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Children with a parental history of premature heart attack tend to show signs of blood vessel disease at a very young age, a cardiovascular expert at the University at Buffalo and other researchers report in today's New England Journal of Medicine.

"We have known for many years that, if you have a parent who has a premature coronary, you have a higher risk of developing coronary heart disease," said Dr. Maurizio Trevisan, chairman of the department of social and preventive medicine at UB and senior author on the study.

"The novelty of this study is that this is the first time we have shown that there are already structural and functional changes present in the vessels of children of these parents at a very young age."

Trevisan and researchers at Wake Forest University Baptist Medical Center as well as two hospitals and a university in Naples, Italy, set out to determine, by ultrasound images, if early signs of atherosclerosis are present in very young people with a parental history of premature heart attack.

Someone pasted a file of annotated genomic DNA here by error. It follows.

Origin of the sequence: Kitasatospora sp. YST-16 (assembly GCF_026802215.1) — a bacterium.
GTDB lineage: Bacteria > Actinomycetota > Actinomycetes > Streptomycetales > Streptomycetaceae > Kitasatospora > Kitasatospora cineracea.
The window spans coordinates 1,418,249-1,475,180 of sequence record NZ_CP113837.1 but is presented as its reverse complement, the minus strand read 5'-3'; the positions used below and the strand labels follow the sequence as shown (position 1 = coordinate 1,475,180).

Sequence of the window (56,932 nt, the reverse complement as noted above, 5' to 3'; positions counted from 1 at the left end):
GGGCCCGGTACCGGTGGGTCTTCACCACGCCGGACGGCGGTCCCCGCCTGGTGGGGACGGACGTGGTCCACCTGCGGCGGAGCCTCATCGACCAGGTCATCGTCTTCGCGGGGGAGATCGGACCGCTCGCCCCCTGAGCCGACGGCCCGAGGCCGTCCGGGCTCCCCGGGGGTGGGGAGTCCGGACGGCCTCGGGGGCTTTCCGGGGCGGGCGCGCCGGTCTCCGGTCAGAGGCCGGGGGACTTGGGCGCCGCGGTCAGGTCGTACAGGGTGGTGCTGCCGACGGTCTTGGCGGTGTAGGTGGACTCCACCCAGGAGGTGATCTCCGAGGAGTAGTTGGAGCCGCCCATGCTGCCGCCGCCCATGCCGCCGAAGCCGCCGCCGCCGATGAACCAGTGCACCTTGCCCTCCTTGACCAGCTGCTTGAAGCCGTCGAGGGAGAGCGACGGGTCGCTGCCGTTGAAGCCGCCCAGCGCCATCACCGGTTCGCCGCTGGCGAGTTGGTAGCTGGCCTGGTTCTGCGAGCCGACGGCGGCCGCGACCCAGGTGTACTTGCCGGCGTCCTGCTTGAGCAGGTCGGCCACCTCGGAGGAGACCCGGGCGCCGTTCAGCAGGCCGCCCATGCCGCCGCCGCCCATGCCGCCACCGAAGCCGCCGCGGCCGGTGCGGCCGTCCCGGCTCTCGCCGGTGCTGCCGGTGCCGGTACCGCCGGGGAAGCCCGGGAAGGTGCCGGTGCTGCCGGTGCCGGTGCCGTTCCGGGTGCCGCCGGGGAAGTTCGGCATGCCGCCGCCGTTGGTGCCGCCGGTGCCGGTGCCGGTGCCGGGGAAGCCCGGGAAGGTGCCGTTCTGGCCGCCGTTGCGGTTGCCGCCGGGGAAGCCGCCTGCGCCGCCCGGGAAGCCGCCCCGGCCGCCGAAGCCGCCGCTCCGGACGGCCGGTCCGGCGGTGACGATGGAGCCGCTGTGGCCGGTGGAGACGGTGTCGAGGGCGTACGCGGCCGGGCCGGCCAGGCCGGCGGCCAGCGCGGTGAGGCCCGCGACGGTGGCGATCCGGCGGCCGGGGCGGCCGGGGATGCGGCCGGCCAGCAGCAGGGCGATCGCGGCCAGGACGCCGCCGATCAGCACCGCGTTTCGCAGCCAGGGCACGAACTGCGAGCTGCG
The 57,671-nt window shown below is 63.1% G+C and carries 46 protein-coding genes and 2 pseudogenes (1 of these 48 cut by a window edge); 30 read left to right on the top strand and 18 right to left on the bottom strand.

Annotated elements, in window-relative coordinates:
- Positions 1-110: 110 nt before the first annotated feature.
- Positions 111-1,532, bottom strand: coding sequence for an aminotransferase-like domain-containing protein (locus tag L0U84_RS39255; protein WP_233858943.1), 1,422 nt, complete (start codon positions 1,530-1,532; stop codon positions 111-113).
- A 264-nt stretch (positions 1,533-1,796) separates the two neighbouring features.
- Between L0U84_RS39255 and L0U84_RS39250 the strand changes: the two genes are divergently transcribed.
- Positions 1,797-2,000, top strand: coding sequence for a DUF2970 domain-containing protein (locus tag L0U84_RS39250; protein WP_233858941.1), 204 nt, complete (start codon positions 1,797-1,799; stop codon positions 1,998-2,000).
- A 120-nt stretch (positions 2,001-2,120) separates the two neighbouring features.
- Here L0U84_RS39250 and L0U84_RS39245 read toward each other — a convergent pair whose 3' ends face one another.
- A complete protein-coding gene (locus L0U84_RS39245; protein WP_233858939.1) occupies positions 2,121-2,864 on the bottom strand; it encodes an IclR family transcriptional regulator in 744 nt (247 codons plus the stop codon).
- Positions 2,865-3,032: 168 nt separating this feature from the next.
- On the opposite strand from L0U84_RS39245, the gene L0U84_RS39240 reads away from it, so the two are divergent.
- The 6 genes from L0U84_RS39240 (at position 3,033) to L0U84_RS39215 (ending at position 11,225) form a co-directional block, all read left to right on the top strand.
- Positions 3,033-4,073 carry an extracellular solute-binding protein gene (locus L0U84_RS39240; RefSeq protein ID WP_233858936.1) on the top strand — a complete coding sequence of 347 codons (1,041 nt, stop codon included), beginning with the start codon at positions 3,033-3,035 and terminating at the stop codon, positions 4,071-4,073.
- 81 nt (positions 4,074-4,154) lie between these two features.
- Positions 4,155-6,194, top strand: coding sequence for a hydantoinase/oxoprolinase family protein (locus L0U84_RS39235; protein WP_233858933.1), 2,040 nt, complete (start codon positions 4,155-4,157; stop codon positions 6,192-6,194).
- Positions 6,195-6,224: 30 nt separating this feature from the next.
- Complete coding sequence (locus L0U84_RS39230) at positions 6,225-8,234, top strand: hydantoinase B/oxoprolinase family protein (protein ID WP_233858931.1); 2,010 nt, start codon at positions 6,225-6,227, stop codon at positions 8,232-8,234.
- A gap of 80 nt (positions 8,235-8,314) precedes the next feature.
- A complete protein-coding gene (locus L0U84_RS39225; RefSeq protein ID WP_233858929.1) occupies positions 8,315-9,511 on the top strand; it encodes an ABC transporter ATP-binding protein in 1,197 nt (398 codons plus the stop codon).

Using 40 healthy offspring of premature heart attack victims and 40 control subjects matched by age and gender, they found that participants with parents who had experienced premature myocardial infarction had blood vessels 11 percent thicker than those of their counterparts.

The function or "reactivity" of their blood vessels was also 55 percent less.

"Participants were aged 6 to 30," Trevisan said. "We took children whose parents were 60 or younger when they had heart attacks. Sixty was our cutoff point."

All of the "actual day-to-day work was completely done in Naples," noted Trevisan.

Colleagues of Trevisan at A. Cardarelli and S. Maria di Loreto hospitals, and at Federico II University, all in Naples, as well as M. Gene Bond, director of the division of vascular ultrasound research at Wake Forest University Baptist Medical Center in Winston-Salem, N.C., also participated in the study.

Wake Forest's Bond was the study's expert in ultrasound technology.

"With ultrasonography, we've 'sounded out' the early signs of atherosclerosis," Bond said of the study. "This technology allows us to detect vessel changes decades before the buildup of plaque results in signs or symptoms such as heart attack or stroke."

According to Bond, "This could be an important tool for evaluating patients at high risk for cardiovascular disease."


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